New streetcar offers different transit experience
Unlike fast TRAX and even more rapid FrontRunner trains, the new Sugar House Streetcar cruises leisurely at about 15 mph Â and reaches a maximum of only 25 mph.
While fences and barbed wire keep pedestrians away from TRAX and FrontRunner tracks for safety, the new streetcar is in the middle of what essentially will become a long park. It is an historic rail corridor with new bike and walking trails near tracks, along with sculptures, greenery and even bocce ball courts.
"It's pretty exciting that an old rail corridor is going to carry a streetcar plus all these amenities," said Jim Webb, project manager for the Utah Transit Authority. "It's more like a linear park next to a streetcar. It's something akin to the River Walk in San Antonio. It's a boat you ride there. This is a train."
UTA officials showed off the new streetcar Â officially called the S-Line Â to the news media on Wednesday before its grand opening ceremonies on Thursday, and its opening to the public on Saturday, when anyone who brings a can of food for the needy will be given free fare.
The line begins regular service on Sunday. As a promotion, UTA is offering $1 fares on the line to anyone who pays with electronic media such as UTA Farepay cards. The regular cash fare on the line is $2.50, the same as on other UTA TRAX and bus service.
The new streetcar allows easy transfers to TRAX at the Central Pointe Station on 2100 South. The streetcar travels eastward for two miles Â with seven stops, spread about every two blocks to Fairmont Park in Sugar House. The two-mile trip takes about 13 minutes.
Webb explains that the streetcar will offer a different transit experience than its other trains and buses.
Part of that is its slow speed. It is needed because the corridor has no gates or flashing guard signs, just stop signs and traffic signals. The only separation between streetcars and people on trails will be a hedge (and until it grows more, a temporary fence).
The slow speed allows the train to stop in much shorter distances than other UTA trains, said Max Hanna, a UTA safety administrator. During the testing phase, some cars have not been stopping at stop signs as trains approached. Also, a car that ran a traffic signal at 700 East hit a streetcar. "So we are urging people to pay attention to the stop signs," he said.
Webb says the slow speed Â and the amenities that allows Â also fits better with the neighborhood.
"That's what the community wanted, a system that's friendly to their neighborhood that's been here for 100 years," Webb said. "They've always wanted to keep this Sugar House feel of being a quiet neighborhood, and that's what we've tried to do."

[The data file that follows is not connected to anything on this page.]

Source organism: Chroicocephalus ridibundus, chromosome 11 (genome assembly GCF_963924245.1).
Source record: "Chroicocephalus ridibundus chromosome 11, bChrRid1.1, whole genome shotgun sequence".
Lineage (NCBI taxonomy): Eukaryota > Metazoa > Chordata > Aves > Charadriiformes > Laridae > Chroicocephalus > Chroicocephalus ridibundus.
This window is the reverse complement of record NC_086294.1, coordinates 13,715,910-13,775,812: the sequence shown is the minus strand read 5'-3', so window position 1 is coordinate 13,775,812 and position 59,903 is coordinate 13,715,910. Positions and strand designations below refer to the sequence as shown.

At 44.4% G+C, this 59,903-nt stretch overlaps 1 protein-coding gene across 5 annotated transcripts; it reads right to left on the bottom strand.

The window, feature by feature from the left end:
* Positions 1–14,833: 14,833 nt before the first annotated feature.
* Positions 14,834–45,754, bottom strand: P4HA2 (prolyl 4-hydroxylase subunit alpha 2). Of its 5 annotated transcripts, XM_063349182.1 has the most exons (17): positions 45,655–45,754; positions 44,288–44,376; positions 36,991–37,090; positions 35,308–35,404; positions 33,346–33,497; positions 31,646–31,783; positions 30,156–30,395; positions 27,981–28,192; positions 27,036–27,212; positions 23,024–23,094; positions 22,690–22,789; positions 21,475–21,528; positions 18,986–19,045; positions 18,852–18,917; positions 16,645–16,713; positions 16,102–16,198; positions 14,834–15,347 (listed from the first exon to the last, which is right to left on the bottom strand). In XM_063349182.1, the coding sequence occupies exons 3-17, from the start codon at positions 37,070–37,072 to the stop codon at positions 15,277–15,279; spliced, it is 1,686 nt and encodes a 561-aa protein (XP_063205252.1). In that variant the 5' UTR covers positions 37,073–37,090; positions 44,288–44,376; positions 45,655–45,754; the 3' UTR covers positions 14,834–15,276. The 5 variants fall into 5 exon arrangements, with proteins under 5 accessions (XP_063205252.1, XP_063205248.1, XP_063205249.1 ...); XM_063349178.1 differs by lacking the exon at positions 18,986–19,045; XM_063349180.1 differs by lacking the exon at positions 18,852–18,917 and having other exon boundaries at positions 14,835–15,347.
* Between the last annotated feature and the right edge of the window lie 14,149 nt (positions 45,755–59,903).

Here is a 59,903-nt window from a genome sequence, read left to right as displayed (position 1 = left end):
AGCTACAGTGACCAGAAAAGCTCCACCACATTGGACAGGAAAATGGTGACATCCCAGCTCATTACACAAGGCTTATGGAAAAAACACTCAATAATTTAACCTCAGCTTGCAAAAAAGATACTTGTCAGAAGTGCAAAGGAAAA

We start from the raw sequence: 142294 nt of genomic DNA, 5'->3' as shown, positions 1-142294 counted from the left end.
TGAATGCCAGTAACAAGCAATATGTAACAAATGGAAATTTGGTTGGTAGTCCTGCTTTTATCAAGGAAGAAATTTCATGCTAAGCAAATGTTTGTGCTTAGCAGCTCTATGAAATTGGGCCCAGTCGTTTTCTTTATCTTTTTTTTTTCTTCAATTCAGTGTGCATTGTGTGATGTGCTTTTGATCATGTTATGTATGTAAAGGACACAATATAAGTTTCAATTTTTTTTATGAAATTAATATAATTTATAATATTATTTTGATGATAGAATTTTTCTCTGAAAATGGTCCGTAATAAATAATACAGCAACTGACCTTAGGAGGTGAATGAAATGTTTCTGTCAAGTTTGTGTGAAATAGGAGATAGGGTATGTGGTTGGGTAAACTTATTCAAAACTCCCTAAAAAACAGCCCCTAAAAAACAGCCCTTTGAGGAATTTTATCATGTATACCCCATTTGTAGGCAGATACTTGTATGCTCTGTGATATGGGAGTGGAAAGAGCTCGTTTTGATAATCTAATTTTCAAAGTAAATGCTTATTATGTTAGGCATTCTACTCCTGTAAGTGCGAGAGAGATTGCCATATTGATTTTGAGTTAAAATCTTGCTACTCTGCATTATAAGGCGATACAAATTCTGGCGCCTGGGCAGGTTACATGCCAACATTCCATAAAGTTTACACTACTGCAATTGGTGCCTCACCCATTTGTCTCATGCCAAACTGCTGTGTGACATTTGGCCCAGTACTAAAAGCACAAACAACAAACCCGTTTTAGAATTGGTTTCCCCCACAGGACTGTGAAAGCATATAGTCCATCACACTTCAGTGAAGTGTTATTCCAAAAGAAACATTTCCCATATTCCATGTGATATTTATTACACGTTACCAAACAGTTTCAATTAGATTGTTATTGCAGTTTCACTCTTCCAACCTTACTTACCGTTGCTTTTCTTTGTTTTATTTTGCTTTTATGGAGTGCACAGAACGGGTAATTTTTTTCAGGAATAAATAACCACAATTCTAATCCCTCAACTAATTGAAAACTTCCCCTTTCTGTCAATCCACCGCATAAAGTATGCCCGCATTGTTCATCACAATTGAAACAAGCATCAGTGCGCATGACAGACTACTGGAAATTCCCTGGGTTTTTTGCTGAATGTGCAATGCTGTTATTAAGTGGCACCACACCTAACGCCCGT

The streetcars are single vehicles and will never be connected as multi-car trains. So their platforms are short Â 60 feet, just long enough for the one car. In comparison, Webb said TRAX platforms are about 350 feet long. UTA also calls the streetcar platforms "stops" instead of "stations" because they are so short.
The streetcars vehicles are exactly the same as the newer TRAX cars used on the green and red lines. "They are identical, except that the ends of the train have a shroud that makes them feel more like a streetcar," Webb said. That shroud is essentially a bumper that replaces coupler hitches on TRAX vehicles.
The joint project by UTA, Salt Lake City and South Salt Lake cost $37 million, with $26 million coming from a federal grant designed to spur economic recovery, Webb said. Salt Lake City has been discussing extending the streetcar line, perhaps eventually to the University of Utah.
Webb says that even before the streetcar is finished, it has been a magnet for new development.
On the Sugar House end, he said, there is "a lot of vertical, mixed-use development going up Â condos, commercial business. It's really started sprouting already on that end. South Salt Lake has already a huge planned area down there called Central Pointe near the Main Street stop."
Sugar House Streetcar opening
Grand opening • Ceremonies on Thursday at 2:30 p.m. at the Fairmont Stop, 2216 McClelland Street, feature speakers including Federal Transit Administrator Peter Rogoff.
Public preview • On Saturday, free rides on the line are offered to people who donate a can of food for the needy from 10 a.m. to 6 p.m.
Regular service • Begins Sunday. Promotional $1 fares are available to those who pay by electronic fare media such as UTA's Farepay cards.